This week, Log Lines is pleased to feature a post by guest blogger Rachel Penman, curator of the National Portrait Gallery’s exhibit  1812: A Nation Emerges.  For more information on the exhibit and the Gallery, follow this link.

In creating an exhibition to commemorate the bicentennial of the War of 1812 at the National Portrait Gallery, we approached the topic as a human-interest story, rather than a military history. One of our goals was to make these seemingly remote figures approachable to a modern audience, not with a lot of bells and whistles, but with a piercing gaze through the power of great art. In selecting portraits for “1812: A Nation Emerges,”  we tried to get portraits made from life, as close to 1812-15 as we could, resulting in images as realistic as possible before the age of photography. The young officers appear quite dashing, the ladies of Dolley Madison’s court glamorous, and Henry Clay looks as if he could talk you into buying something you don’t really need. These were some of the smartest, most powerful and charismatic people of their time, part of that “splendid constellation,” as John C. Calhoun called it, who dared to defy the most powerful country in the world.

DOLLEY DANDRIDGE PAYNE TODD MADISON Gilbert Stuart (3 Dec 1755 – 9 Jul 1828) Oil on canvas, 1804  [White House Collection, Gift of the Walter H. & Phyllis J. Shorenstein Foundation in memory of Phyllis J. Shorenstein. 994.1737.1 WH]
Of course the Americans of 1812 applied the same scrutiny to the leaders and luminaries they met as we do today. Sure, there were those who stood up to their reputations, such as the “uncommonly handsome” Stephen Decatur, or the 6’5” “god of war” Winfield Scott. An American soldier once declared the Shawnee chief Tecumseh “perhaps the finest looking man I ever saw,” despite the fact he fought for the British. While James Madison was famously a target of social disappointment, Dolley, on the other hand, ruled any room she entered, impressing beyond expectations. One guest remarked, “She looks like an Amazon: he like one of the puny knights of Lilliputia.”

Poor Isaac Hull! On August 19, 1812, the ship Constitution under Hull’s command was victorious over the Guerrière, buoying American spirits. “Old Ironsides” became legend and Hull along with it, at least until one met him in person. Three months after the Constitution’s victory, a guest reported meeting him at one of Dolley’s famous “squeezes” at the President’s House: “I must confess to being considerably disenchanted in my fancied hero’s appearance. A little sturdy, fat-looking fellow, with a pair of good black eyes, but not ‘like Mars to threaten and command.’ I should never have suspected the gallant Captain Hull and the jolly little man to be one and the same person.” Yet looks weren’t everything. Only a month after this encounter the “gallant Captain Hull” married one of the most eligible women in New England, Ann Hart. Seventeen years his junior, Ann was a renowned Connecticut beauty of whom it was said “it would be difficult to meet with a lovelier face or figure.” She had known Hull before his victory although she had not been as interested then.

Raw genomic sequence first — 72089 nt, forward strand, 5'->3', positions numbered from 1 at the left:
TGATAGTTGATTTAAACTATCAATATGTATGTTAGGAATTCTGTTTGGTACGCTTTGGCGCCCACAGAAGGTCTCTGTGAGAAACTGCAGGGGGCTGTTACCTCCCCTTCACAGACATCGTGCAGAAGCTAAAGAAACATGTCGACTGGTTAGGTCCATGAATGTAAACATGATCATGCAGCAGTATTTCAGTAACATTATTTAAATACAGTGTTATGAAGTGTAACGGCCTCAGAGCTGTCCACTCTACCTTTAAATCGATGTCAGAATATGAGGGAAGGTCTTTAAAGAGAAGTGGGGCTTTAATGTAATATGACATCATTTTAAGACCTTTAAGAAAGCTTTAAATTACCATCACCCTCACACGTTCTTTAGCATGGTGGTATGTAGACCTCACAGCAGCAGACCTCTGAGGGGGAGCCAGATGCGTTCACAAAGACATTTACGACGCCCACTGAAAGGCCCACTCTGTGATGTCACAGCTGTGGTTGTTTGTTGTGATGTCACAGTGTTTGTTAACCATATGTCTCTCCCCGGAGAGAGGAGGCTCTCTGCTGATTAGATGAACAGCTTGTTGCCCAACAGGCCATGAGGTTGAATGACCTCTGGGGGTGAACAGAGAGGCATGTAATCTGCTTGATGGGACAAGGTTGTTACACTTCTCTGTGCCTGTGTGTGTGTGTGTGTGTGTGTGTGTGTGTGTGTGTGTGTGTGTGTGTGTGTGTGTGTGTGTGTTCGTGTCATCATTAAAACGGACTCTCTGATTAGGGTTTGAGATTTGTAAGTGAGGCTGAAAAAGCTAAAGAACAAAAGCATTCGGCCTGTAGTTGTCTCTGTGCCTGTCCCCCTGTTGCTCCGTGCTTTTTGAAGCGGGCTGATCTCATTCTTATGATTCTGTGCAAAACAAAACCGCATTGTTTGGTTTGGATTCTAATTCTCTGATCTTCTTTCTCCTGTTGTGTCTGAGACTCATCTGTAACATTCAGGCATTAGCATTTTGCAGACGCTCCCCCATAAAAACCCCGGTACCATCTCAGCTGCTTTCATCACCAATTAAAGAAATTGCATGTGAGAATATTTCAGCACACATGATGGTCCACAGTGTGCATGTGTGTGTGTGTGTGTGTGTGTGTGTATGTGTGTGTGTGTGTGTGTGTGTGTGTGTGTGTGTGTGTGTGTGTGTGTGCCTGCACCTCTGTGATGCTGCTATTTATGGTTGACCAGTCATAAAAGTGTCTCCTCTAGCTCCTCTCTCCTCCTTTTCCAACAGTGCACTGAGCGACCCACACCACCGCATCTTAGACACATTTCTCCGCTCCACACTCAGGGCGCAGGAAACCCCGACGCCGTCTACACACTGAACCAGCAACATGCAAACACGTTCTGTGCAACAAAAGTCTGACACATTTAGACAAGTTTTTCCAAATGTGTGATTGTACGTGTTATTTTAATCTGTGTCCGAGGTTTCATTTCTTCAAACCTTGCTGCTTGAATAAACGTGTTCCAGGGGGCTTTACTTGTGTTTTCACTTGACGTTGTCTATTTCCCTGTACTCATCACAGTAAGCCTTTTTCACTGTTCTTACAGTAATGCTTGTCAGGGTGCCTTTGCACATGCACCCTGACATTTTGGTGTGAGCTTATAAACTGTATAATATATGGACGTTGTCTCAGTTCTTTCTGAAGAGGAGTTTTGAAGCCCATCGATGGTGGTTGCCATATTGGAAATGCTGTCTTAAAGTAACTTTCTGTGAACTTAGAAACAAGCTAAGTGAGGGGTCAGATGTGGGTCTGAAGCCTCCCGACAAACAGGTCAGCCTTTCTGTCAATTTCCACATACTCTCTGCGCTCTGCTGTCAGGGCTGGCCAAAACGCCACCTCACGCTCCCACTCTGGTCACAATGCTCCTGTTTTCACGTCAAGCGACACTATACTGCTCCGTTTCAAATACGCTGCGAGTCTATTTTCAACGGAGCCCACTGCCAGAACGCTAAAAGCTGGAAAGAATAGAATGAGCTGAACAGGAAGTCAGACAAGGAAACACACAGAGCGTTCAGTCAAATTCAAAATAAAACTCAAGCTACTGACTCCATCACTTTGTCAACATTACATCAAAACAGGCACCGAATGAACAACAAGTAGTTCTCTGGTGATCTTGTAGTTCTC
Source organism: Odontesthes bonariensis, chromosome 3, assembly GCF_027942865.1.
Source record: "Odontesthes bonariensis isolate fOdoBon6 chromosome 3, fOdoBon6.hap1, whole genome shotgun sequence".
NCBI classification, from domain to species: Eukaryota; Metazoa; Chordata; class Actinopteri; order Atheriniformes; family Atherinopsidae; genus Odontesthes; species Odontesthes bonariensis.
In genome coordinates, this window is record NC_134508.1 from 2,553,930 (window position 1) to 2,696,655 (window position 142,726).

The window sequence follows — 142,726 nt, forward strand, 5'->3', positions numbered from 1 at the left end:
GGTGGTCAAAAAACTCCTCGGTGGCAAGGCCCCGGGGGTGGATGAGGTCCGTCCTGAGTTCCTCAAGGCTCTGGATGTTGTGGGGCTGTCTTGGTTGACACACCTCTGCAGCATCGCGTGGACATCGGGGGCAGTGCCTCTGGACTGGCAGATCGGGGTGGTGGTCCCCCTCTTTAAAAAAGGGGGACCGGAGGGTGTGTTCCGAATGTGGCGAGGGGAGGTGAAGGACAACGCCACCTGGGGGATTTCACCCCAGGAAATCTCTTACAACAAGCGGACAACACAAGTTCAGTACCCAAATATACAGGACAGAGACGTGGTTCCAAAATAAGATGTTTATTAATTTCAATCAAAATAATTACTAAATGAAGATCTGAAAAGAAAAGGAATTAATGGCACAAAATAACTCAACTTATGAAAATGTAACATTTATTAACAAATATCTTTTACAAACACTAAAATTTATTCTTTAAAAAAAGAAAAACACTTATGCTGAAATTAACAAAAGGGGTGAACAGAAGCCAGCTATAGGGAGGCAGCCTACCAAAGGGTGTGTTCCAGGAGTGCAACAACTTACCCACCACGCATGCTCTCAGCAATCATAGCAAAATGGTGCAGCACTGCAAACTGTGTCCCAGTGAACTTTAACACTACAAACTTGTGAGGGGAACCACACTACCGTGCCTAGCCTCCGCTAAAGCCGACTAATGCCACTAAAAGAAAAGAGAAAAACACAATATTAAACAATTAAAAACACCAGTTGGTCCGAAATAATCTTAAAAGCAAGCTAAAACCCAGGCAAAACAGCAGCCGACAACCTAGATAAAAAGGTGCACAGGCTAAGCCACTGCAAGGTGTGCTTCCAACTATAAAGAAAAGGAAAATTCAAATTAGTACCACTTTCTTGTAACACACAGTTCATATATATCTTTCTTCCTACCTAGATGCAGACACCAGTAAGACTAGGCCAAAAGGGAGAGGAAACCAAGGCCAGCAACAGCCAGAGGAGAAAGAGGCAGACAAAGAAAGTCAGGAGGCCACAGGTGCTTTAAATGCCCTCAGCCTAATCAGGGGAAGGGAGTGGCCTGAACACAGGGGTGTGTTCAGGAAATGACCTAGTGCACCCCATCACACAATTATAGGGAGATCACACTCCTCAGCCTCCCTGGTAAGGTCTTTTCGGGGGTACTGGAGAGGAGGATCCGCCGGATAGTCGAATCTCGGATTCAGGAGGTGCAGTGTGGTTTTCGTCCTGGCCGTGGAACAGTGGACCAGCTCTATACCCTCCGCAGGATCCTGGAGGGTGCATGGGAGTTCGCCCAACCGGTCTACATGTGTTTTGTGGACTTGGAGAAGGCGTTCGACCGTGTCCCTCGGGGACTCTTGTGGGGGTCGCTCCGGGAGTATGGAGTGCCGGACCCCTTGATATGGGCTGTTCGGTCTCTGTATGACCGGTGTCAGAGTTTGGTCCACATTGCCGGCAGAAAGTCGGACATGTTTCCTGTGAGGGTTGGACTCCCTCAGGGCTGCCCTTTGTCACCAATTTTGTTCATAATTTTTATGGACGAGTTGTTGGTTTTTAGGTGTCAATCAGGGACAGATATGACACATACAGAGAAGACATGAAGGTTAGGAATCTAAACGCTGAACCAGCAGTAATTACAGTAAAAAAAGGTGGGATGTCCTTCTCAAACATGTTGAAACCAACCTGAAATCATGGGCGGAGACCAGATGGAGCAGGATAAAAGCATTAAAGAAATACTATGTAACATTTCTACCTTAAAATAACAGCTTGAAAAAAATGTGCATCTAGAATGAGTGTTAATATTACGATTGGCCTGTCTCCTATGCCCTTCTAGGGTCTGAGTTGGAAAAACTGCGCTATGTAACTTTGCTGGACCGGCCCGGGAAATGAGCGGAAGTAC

ISAAC HULL Samuel Lovett Waldo (6 Apr 1783 – 16 Feb 1861) Copy after: Gilbert Stuart (3 Dec 1755 – 9 Jul 1828) Oil on canvas, 1834? [U.S. Naval Academy Museum, Annapolis]
Since “1812: A Nation Emerges” opened in June 2012, I have had the privilege of giving numerous tours, and it is always interesting to hear how visitors react to the portraits. Many comment on how young they all look, as if surprised these figures from the past are not perpetually old or that they could accomplish so much so young. Henry Clay, John C. Calhoun, Winfield Scott, Andrew Jackson, and Dolley Madison are just some of the many figures in the exhibition whose lives overlapped into the age of photography, and it is interesting to see which medium prevails in the popular imagination. Dolley is largely remembered as she looked at thirty-six in Gilbert Stuart’s painting, while John C. Calhoun tends to be remembered as he looked in an 1849 Mathew Brady daguerreotype, a not-so-flattering result. No matter how great the likenesses, painted portraits have a magic to them, that when done well can capture something of the essence of a person’s character, uninhibited by the exact realities of the literal. This is what “1812: A Nation Emerges” was about, seeing these people both as they were and how they are remembered. Another visitor once commented on how normal they all looked, not like they would be commanding ships or fighting duels, which I found to be a wonderful sentiment; that beyond the great deeds we can be reminded of what the “normal” can accomplish.

The Author(s)

USS Constitution Museum